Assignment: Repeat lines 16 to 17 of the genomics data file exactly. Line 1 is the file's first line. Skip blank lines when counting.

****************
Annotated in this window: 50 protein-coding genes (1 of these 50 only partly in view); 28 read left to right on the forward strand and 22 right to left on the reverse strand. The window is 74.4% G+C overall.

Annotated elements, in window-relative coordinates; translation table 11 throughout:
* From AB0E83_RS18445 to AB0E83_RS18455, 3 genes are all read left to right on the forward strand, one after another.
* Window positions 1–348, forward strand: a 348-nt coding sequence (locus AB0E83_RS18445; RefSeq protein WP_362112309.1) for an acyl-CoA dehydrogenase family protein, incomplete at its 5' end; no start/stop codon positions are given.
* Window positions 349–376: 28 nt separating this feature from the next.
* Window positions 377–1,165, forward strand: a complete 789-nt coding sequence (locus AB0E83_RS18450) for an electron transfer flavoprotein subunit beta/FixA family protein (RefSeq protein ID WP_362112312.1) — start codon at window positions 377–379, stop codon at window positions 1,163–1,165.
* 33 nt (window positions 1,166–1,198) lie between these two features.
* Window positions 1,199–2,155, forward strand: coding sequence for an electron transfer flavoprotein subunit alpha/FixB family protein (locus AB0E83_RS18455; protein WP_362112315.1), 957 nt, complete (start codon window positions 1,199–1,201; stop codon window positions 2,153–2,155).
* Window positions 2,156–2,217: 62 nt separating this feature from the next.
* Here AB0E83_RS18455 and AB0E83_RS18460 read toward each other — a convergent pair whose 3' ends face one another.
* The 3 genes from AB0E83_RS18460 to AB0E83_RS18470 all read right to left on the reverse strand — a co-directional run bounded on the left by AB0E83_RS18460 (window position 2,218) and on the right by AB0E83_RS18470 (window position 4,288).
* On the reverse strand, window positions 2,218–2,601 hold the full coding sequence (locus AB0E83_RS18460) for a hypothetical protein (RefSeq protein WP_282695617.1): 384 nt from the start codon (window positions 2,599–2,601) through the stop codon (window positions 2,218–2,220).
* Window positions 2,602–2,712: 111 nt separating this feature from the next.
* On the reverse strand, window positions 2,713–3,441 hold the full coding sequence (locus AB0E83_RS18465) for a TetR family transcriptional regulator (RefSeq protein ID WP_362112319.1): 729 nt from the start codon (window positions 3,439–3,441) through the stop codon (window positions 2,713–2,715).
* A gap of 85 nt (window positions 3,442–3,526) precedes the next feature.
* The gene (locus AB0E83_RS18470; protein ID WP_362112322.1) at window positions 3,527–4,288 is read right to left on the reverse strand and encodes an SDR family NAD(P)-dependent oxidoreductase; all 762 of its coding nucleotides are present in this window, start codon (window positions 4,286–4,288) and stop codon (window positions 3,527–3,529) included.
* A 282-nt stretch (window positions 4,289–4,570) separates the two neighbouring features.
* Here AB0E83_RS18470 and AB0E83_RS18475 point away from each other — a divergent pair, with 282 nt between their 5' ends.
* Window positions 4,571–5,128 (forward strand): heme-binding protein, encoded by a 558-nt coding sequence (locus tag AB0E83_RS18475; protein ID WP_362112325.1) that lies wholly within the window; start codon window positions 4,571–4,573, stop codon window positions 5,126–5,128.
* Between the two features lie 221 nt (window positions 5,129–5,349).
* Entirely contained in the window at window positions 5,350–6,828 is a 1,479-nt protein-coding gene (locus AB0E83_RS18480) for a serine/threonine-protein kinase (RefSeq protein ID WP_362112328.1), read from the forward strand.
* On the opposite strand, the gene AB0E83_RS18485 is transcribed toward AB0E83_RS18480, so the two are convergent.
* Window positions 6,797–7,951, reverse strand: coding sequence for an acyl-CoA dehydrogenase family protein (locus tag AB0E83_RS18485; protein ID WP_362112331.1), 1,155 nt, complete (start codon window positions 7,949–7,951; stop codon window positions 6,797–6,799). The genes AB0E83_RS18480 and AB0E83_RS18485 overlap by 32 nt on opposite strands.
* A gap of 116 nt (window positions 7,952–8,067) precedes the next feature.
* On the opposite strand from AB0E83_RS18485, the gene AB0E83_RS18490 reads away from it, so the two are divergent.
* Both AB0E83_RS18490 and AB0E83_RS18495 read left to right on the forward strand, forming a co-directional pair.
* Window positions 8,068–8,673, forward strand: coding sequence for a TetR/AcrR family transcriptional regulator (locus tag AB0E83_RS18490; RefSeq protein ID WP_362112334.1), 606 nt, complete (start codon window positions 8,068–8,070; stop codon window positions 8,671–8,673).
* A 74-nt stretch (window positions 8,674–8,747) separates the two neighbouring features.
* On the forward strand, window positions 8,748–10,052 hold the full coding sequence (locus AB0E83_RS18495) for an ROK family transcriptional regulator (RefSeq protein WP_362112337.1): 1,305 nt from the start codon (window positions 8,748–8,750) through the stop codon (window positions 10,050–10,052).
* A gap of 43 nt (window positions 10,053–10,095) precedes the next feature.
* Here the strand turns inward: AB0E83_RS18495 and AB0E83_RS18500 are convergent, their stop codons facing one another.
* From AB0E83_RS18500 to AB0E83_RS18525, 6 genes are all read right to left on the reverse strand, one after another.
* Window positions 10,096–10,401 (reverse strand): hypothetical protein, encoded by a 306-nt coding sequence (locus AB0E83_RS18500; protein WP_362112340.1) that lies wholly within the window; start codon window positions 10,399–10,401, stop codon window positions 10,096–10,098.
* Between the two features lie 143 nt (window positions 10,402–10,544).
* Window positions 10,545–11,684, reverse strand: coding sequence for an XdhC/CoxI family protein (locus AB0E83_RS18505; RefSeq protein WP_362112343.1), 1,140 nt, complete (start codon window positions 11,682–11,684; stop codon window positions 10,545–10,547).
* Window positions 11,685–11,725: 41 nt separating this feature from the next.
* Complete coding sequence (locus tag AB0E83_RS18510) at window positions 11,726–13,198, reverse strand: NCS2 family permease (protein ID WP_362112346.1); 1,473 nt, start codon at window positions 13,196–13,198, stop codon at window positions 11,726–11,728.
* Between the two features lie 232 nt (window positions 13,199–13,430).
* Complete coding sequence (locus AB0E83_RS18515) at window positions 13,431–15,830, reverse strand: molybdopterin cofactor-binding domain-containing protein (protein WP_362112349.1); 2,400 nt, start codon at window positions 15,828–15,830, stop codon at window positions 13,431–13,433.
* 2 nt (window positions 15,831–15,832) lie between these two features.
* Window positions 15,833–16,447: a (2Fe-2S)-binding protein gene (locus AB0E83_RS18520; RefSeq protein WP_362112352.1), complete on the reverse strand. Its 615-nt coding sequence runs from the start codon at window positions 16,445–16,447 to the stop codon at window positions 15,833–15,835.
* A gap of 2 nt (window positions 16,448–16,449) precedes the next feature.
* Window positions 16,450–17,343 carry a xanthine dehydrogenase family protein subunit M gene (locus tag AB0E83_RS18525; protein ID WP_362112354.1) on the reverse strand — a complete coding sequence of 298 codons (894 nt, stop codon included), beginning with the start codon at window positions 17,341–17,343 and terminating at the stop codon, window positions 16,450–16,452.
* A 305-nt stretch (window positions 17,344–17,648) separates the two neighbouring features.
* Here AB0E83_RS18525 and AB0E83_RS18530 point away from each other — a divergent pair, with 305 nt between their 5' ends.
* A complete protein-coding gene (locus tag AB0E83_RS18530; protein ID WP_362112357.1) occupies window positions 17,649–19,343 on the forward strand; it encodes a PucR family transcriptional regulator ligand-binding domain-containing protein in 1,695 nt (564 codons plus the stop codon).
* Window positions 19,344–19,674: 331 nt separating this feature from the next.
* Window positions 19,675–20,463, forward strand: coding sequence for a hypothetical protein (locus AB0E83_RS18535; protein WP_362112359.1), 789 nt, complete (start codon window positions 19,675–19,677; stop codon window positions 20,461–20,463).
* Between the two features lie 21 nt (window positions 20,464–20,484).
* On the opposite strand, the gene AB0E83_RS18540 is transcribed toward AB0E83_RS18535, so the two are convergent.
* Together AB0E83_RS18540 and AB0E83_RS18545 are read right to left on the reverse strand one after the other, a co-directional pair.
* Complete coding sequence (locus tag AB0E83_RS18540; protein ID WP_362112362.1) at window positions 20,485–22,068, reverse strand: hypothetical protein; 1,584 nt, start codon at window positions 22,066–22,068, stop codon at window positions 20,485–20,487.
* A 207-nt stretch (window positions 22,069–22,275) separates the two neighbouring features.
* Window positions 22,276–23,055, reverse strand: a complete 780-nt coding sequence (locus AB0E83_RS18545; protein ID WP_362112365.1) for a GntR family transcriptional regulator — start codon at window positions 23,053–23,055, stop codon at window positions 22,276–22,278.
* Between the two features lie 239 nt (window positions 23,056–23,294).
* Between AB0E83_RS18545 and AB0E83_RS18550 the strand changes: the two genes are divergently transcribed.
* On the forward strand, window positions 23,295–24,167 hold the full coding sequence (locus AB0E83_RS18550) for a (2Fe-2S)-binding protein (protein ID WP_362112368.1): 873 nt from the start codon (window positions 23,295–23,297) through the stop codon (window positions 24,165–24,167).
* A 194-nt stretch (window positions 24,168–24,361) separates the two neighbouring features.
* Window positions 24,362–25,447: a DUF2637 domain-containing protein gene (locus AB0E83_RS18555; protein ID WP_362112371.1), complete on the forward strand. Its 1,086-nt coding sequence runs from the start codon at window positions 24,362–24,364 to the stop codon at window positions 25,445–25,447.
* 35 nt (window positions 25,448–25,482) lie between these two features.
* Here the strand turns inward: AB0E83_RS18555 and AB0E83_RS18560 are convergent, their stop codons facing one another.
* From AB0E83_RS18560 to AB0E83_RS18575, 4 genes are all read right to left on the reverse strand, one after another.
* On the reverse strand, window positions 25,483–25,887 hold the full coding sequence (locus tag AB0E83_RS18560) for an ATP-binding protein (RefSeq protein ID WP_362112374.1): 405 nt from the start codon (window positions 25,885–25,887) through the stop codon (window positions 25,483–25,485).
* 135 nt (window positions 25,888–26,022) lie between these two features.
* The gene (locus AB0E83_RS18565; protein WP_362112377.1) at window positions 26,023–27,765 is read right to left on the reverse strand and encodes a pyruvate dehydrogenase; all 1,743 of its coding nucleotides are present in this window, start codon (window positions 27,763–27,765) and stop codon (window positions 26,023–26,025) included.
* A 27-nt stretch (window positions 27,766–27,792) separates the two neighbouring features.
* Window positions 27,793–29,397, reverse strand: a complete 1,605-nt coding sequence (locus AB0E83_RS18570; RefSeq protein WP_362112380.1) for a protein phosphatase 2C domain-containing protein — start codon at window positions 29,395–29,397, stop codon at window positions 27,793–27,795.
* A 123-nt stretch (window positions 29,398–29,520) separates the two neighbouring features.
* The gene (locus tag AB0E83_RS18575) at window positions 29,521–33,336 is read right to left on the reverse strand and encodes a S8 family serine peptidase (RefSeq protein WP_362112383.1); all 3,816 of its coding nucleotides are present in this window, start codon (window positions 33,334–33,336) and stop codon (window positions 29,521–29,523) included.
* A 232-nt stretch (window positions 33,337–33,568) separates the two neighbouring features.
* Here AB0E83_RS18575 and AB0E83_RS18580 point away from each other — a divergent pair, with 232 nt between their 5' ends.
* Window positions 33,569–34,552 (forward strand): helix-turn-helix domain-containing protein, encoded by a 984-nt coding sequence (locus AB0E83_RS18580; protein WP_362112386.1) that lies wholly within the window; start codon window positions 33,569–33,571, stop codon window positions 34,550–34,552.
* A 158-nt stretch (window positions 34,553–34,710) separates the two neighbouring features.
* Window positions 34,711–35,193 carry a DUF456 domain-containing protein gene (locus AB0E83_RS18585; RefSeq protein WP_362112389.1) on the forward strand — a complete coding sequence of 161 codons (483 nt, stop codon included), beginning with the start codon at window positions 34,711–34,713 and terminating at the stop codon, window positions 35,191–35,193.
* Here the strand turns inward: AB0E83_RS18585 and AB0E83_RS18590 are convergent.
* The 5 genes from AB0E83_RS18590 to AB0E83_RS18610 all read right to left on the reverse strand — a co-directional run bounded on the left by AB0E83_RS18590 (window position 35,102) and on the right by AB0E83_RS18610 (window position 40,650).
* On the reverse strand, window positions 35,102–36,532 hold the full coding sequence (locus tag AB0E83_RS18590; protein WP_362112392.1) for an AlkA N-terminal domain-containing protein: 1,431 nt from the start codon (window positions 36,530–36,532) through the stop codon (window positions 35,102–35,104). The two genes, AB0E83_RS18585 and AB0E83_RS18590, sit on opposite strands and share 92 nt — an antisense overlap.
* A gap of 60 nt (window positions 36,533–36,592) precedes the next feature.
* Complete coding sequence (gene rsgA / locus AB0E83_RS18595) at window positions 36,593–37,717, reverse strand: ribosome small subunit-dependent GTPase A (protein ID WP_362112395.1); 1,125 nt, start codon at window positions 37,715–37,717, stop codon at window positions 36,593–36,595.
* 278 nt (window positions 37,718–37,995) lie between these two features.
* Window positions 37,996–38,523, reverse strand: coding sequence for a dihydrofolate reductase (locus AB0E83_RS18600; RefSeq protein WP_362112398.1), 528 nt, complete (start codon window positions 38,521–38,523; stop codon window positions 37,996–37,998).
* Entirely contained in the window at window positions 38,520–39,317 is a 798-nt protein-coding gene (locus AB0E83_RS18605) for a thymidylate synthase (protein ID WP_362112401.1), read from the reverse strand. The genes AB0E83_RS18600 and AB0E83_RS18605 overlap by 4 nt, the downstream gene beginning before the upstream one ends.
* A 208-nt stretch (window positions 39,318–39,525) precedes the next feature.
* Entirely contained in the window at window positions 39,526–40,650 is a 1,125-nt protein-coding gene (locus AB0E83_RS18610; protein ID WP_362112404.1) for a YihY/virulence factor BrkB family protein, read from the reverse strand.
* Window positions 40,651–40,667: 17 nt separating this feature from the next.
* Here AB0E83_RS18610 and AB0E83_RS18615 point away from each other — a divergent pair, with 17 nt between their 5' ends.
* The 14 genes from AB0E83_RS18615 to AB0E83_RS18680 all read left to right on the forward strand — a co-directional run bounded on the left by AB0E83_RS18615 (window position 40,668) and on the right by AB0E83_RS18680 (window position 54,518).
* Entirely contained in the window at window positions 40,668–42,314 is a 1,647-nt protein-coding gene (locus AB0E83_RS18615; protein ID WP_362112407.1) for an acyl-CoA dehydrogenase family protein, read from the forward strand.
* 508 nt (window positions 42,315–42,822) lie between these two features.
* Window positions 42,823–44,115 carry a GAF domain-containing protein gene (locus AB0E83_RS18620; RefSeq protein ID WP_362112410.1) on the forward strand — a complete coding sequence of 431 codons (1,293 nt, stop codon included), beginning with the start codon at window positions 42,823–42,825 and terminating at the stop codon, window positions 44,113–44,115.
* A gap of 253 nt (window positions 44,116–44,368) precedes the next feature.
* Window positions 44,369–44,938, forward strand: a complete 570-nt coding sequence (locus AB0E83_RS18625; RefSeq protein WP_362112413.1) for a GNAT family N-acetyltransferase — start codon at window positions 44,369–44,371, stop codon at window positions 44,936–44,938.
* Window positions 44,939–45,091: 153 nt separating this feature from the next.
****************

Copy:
* The gene (locus AB0E83_RS18470; protein ID WP_362112322.1) at window positions 3,527–4,288 is read right to left on the reverse strand and encodes an SDR family NAD(P)-dependent oxidoreductase; all 762 of its coding nucleotides are present in this window, start codon (window positions 4,286–4,288) and stop codon (window positions 3,527–3,529) included.
* A 282-nt stretch (window positions 4,289–4,570) separates the two neighbouring features.